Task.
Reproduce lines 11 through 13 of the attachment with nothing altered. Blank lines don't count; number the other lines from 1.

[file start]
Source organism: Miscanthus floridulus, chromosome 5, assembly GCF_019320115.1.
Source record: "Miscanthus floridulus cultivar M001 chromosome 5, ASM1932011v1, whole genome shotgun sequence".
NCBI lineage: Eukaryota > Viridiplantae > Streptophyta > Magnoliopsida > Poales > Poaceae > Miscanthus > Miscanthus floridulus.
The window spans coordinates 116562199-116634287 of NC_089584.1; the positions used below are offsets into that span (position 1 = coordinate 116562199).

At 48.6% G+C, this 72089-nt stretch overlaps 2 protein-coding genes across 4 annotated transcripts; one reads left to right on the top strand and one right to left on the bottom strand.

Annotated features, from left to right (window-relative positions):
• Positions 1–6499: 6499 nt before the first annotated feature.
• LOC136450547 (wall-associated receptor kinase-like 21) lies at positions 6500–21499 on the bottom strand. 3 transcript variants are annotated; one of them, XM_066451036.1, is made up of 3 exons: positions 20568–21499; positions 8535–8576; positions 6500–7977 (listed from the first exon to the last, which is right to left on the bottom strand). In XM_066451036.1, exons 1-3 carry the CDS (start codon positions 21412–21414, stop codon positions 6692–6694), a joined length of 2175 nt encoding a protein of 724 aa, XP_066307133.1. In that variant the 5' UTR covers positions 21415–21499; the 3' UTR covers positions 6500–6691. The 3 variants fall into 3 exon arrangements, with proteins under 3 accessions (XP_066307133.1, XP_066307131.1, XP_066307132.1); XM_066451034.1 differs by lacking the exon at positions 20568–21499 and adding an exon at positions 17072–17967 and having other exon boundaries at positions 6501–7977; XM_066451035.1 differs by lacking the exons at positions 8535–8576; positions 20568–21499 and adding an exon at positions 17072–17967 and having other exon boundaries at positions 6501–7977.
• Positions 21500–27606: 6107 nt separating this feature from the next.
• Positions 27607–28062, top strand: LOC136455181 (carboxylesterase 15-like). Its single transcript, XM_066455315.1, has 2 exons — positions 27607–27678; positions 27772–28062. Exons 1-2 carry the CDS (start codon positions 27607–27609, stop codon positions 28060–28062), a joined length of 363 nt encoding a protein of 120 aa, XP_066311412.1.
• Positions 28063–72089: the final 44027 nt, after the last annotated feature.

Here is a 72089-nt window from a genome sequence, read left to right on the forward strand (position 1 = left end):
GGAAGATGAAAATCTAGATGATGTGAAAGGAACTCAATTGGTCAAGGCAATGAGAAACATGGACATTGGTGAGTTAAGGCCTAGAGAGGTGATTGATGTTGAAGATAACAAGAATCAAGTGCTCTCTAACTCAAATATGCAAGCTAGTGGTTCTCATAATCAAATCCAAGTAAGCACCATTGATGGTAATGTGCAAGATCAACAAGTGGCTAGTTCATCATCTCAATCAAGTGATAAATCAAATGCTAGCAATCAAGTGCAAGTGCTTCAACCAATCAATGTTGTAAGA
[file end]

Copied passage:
• Positions 28063–72089: the final 44027 nt, after the last annotated feature.

Here is a 72089-nt window from a genome sequence, read left to right on the forward strand (position 1 = left end):
GGAAGATGAAAATCTAGATGATGTGAAAGGAACTCAATTGGTCAAGGCAATGAGAAACATGGACATTGGTGAGTTAAGGCCTAGAGAGGTGATTGATGTTGAAGATAACAAGAATCAAGTGCTCTCTAACTCAAATATGCAAGCTAGTGGTTCTCATAATCAAATCCAAGTAAGCACCATTGATGGTAATGTGCAAGATCAACAAGTGGCTAGTTCATCATCTCAATCAAGTGATAAATCAAATGCTAGCAATCAAGTGCAAGTGCTTCAACCAATCAATGTTGTAAGA